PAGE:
There may be a few “I”s in interprofessional education (IPE), but that doesn’t mean it isn’t a team sport.

A viewpoint published in the American Journal of Pharmaceutical Education says there is more work to be done to incorporate IPE into health care education.

Viewpoint authors Tina Brock, EdD, BSPharm; Jill Boone, PharmD; and Claire Anderson, PhD, BPharmc, argued that there are many aspects dividing health care professions. For instance, there are differences in practice sites, degree programs, and disciplines. These silos may seem natural, and education systems may unintentionally reinforce them, but they must be broken, the authors argued.

They pointed out that pharmacy school curricula is already quite full, and students will notice if attempts at incorporating IPE are crammed in as an afterthought.

“[O]ur learners are savvy enough to see that when IPE activities are inserted into nooks and crannies, they don’t translate as ‘real’ curriculum,” they wrote. “To make interprofessional instruction convincing will mean profound changes in the classroom and clinical and organizational arenas.”

Here are 4 ways to improve IPE in health care.

1. Make room for IPE.

The study authors suggested this could mean “sacrificing some good things for the chance to build some great things.” This includes building a foundation, or a skeleton, for IPE first. IPE should shift from an afterthought to one of the school’s primary objectives.

The data on how IPE affects patient outcomes is still unclear, but the authors said health care educators have an “ethical responsibility” to build better relationships.

“It’s time to play smarter,” they wrote.

2. Look for creative ways to surmount obstacles like logistics, funding, cultures, and reluctance.

These barriers exist for not only IPE, but also many great changes. A creative team of educational leaders will need to work together to find ways around these obstacles.

If one of the problems is physical distance between health profession students, US educators can learn from innovative programs abroad, as the study authors commended programs in Lebanon, Namibia, and the Philippines for their “bold” approaches to IPE.

“In some cases, these activities have become so interwoven in the pharmacy curricula, they no longer have to be labeled as separate curricular entities,” they wrote. “There is much we can learn from these collaborations.”

For example, the International Pharmaceutical Federation’s Interprofessional Education in a Pharmacy Context report lauded a program in Namibia where P4 pharmacy students and P3 medical students completed a tuberculosis clinical rotation together. A student from each health profession was paired up and spoke with patients at a tuberculosis hospital together about each patient’s needs and drug-related problems.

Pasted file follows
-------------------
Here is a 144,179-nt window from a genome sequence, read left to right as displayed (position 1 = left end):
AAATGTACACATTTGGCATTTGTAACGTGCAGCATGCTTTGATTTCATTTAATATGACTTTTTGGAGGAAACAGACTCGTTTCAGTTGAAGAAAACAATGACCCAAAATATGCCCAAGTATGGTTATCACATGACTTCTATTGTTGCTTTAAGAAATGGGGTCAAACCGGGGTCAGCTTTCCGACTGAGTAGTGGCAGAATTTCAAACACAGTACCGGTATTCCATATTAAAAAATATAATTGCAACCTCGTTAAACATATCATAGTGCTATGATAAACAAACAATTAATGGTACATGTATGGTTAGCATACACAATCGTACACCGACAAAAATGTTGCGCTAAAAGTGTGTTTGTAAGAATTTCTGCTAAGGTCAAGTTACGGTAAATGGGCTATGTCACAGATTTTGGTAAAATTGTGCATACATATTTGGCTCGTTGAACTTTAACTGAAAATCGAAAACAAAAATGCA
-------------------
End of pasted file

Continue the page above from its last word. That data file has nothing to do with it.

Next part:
3. Recruit or develop a different kind of pharmacy student and professor.

Both pharmacy students and instructors will have to adapt to a stronger focus on team-based care.

The study authors did some research on pharmacy schools that assessed students on IPE and found that some schools did have “teamwork assessments,” but none had public reports of admissions that included an IPE assessment.

“Students who come into pharmacy based on their individual performance must be intentionally taught to value team performance,” they wrote. “And this team training must spiral through the curriculum to include classroom, experiential, and co-curricular activities.”

Teachers may be both the problem and the solution, the authors continued. Some ways to help instructors encourage IPE include endowed chairs, seed grants for IPE, and formal IPE teaching programs.

In addition, educators could offer an IPE course as extra credit, which could motivate students. To encourage educators, IPE could be considered in the promotion or tenure process. 

4. Scrap single-profession gatherings.

One final suggestion from the study authors was to rethink organizations and gatherings that are based solely on 1 profession in the educator, practitioner, and student arenas. They noted that meetings like Collaborating Across Borders and All Together Better Health are improvements, but there’s more work to be done to ensure that the health care professions value each other’s contributions.

“Even more ironic than a lecture on active learning is a pharmacist telling other pharmacists how much other team members value their contributions,” the study authors pointed out.